Carl jerked his right hand down to the handle of the hunting knife in the scabbard on his belt, but sharp death plunged into his neck before he had a fighting chance.
The Twins of the Forest
A Katogoula Sacred Story
A Maiden journeyed from the Sleeping Moon to the Land of the People of the Sacred Cougar. Her hair was a great black river with shining white rapids; her teeth were oyster pearls; and her eyes shone like stars in the winter night. She was naked and beautiful and unafraid, for strife and shame were not known yet. There was no cold and no hunger, no pain and no sorrow
A handsome Warrior appeared from the smoke of the sky. His eyes were like falling hail in hot summer, his sweet breath like the morning wind through the Golden Trace at the Awakening Sun, his speech like distant thunder, his speed a sailing, sharp spear from the atlatl
The woman and the man lay together in the Forest. And from the place where the pine straw cushioned them sprang two twin plants, in the shape of men: The Twins of the Forest
The Twins of the Forest sang to all the animals, beckoning them to gather and to eat of their arms and legs and heads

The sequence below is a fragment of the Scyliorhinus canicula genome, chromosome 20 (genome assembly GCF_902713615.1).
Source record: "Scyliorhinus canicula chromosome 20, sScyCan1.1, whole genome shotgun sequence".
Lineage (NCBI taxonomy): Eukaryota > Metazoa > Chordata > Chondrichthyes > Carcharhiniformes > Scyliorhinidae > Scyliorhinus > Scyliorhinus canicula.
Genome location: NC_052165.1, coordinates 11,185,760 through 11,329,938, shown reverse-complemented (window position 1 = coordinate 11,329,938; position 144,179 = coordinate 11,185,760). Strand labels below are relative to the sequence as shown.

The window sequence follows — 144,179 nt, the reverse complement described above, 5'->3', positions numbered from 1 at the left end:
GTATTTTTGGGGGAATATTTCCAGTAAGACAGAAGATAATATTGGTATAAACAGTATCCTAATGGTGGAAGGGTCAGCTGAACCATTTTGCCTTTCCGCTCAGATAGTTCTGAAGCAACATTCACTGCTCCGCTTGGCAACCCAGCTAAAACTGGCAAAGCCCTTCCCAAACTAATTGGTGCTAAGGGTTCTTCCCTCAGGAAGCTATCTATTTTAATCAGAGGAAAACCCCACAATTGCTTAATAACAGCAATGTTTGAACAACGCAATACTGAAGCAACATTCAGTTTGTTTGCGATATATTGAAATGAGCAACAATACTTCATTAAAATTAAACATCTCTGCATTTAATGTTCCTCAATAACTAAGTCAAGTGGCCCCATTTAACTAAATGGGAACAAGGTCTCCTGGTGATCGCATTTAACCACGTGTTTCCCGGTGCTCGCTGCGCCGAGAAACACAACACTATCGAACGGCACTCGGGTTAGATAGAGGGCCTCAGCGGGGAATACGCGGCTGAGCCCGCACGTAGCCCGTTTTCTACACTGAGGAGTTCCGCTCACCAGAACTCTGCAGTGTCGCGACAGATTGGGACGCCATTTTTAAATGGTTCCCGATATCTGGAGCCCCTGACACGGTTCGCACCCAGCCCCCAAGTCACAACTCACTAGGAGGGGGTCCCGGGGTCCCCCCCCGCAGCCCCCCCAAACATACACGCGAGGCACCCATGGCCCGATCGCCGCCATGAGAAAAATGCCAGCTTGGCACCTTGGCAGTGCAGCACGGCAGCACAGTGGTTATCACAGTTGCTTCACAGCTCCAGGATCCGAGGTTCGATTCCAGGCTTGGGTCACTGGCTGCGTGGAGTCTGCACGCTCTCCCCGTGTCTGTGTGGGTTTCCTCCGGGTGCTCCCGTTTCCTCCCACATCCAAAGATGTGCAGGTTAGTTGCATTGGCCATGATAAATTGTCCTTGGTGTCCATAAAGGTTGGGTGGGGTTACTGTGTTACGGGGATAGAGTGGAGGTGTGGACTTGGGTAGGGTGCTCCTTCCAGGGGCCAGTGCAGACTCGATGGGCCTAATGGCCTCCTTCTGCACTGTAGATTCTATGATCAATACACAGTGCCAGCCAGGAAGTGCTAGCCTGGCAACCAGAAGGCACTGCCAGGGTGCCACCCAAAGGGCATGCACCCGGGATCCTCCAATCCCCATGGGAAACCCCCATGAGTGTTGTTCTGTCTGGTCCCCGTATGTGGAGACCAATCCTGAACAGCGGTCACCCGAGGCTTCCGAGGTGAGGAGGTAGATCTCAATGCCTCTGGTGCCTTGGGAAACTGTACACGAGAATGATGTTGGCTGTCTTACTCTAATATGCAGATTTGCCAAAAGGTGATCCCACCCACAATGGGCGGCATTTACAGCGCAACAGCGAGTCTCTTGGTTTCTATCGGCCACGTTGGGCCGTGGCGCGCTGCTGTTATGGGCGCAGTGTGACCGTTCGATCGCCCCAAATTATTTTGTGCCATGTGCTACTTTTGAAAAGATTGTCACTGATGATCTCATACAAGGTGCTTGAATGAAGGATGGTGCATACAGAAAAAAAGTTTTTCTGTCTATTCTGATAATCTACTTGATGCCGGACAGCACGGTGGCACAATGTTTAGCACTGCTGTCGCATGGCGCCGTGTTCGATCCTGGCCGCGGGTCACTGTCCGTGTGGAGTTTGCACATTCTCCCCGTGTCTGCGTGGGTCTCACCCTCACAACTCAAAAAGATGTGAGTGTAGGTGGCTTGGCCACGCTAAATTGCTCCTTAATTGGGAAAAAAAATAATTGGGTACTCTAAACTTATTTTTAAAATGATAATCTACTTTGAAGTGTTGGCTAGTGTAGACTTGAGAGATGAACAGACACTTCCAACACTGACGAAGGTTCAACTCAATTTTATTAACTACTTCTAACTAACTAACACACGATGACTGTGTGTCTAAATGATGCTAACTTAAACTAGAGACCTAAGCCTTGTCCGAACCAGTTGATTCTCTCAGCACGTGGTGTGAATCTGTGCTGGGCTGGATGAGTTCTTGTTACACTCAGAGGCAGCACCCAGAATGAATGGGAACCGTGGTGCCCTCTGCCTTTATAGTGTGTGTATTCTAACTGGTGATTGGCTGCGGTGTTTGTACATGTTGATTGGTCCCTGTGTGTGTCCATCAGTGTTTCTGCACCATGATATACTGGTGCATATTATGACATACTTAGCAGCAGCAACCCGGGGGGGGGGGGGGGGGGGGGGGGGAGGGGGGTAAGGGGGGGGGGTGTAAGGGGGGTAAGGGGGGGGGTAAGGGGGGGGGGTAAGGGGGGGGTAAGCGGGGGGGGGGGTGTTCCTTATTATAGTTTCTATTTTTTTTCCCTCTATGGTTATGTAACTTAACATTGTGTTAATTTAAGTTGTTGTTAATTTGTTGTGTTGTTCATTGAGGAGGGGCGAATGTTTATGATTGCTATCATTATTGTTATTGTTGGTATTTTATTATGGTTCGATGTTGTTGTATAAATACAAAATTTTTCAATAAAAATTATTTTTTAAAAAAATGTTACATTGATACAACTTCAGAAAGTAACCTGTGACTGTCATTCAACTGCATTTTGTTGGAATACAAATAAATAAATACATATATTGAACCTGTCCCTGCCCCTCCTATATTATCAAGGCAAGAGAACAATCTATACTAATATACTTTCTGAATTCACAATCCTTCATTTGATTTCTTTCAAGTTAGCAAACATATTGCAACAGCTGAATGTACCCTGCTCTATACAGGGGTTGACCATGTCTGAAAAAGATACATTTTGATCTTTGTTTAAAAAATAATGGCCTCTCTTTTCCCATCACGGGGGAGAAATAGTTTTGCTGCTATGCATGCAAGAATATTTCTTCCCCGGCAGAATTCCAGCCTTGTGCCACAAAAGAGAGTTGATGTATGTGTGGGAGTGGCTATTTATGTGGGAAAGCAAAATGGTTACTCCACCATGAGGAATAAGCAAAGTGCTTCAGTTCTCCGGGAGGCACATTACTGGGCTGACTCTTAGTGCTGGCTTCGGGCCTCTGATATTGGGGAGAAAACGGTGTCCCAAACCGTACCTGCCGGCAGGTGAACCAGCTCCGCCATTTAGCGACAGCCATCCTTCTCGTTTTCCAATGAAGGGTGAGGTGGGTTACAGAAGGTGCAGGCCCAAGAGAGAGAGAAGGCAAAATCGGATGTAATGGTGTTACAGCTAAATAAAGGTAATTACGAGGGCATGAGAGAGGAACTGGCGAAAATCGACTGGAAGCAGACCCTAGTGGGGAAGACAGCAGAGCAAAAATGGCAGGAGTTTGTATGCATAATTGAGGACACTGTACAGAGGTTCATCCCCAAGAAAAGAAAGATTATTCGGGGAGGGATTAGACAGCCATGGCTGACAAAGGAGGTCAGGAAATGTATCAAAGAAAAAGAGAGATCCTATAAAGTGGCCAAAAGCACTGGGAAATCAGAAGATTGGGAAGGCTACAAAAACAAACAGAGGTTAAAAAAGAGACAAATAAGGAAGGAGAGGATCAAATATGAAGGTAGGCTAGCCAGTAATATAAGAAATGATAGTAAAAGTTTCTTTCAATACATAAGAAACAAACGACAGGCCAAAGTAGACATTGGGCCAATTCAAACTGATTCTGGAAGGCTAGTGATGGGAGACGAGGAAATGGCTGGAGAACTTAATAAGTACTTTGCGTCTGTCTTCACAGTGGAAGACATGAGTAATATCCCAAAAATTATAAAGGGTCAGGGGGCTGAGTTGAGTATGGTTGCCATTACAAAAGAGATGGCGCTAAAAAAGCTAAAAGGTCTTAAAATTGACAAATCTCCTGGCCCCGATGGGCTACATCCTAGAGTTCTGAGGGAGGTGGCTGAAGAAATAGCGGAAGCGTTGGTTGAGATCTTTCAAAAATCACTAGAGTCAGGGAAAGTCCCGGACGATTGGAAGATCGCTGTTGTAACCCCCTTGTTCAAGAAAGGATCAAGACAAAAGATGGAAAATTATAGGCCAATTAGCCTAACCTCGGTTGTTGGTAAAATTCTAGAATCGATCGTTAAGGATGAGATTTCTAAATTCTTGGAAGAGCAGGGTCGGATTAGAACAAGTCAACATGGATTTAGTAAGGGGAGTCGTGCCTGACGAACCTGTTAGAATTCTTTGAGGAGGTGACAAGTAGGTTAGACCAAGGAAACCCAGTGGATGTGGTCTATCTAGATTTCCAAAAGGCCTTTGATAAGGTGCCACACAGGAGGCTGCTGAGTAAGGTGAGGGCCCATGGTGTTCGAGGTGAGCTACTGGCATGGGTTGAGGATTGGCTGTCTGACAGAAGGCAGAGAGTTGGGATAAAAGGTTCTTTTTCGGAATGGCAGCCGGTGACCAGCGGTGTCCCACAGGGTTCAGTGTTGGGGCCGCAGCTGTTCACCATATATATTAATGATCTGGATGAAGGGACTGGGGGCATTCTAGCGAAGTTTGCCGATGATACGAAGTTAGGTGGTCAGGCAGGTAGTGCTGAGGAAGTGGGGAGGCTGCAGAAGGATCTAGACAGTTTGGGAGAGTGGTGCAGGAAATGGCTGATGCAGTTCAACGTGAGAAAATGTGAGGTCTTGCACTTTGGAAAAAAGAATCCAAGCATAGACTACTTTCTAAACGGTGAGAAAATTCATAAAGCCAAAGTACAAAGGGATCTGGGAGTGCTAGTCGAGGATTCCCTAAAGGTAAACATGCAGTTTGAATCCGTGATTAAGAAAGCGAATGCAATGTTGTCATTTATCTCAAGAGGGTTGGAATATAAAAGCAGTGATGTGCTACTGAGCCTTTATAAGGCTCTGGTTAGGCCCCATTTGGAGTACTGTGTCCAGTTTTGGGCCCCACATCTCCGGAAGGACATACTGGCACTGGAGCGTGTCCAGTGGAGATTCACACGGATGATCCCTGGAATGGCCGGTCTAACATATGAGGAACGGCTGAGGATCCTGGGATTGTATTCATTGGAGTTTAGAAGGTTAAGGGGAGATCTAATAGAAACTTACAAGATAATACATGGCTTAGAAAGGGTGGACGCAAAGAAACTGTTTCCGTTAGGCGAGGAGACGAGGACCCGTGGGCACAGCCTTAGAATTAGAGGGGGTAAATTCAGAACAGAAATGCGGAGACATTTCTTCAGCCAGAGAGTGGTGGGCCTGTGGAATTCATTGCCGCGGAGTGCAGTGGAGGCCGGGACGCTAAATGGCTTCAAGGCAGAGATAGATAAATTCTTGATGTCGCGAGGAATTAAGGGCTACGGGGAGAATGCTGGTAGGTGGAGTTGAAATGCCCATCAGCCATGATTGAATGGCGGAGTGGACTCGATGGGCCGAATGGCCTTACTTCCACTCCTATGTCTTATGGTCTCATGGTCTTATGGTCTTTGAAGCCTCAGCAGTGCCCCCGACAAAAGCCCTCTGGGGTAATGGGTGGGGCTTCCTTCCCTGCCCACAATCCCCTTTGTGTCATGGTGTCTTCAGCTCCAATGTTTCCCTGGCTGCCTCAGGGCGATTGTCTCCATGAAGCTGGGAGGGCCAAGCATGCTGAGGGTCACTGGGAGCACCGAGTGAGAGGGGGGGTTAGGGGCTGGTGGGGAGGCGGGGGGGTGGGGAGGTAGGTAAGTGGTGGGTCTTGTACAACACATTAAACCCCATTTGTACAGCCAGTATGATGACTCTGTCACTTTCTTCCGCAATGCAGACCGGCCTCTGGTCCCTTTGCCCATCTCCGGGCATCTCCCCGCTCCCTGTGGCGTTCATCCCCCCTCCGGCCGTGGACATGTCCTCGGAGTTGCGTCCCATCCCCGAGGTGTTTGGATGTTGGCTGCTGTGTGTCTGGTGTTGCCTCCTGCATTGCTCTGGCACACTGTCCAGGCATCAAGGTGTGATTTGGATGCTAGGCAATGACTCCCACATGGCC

But only two raccoons ate of the plants, and then there was no more. And by eating, one raccoon learned the secrets of healing and of birth and of making dance for the gods and of planting the Three Sisters; this one lives in the daylight. The other raccoon learned to kill; this one hides in the trees of darkness. Both were unhappy with their knowledge, envying the other. When one sleeps, the other tries to steal his stripes
And if they meet when awake, the Chief of the People must slay one of them
Thus came Life and Peace, and Death and War into the World, from the Twins of the Forest
won! I won!” exclaimed the woman who had ridden a sleek deluxe tour bus from Texas to gamble at Bayou Luck Casino in Grosse Jambe, Louisiana.
She set her drink down and clasped her trembling hands together.
“Thank you, Lord, I won!” she said, to some indefinite point in space above her. Then she raised her arms and did a little circular tap dance as she shouted, “Sue Ann!
Sue Ann! I won!
Her friend, nine slot machines away, leaned out of the row of gamblers’ hunched backs, waved, and gave a thumbs-up sign, but soon returned her undivided attention to the mesmerizing mechanism before her.
“I’m so excited I hope I don’t wet my pants!” the woman tearfully confided to a man slumped on the chair beside her.
The wrinkled, cadaverous man gave her a cockeyed leer through the smoke streaming up from a cigarette stuck in his colorless, thin lips. Without comment he grimly returned to pumping the arm of his own stingy machine.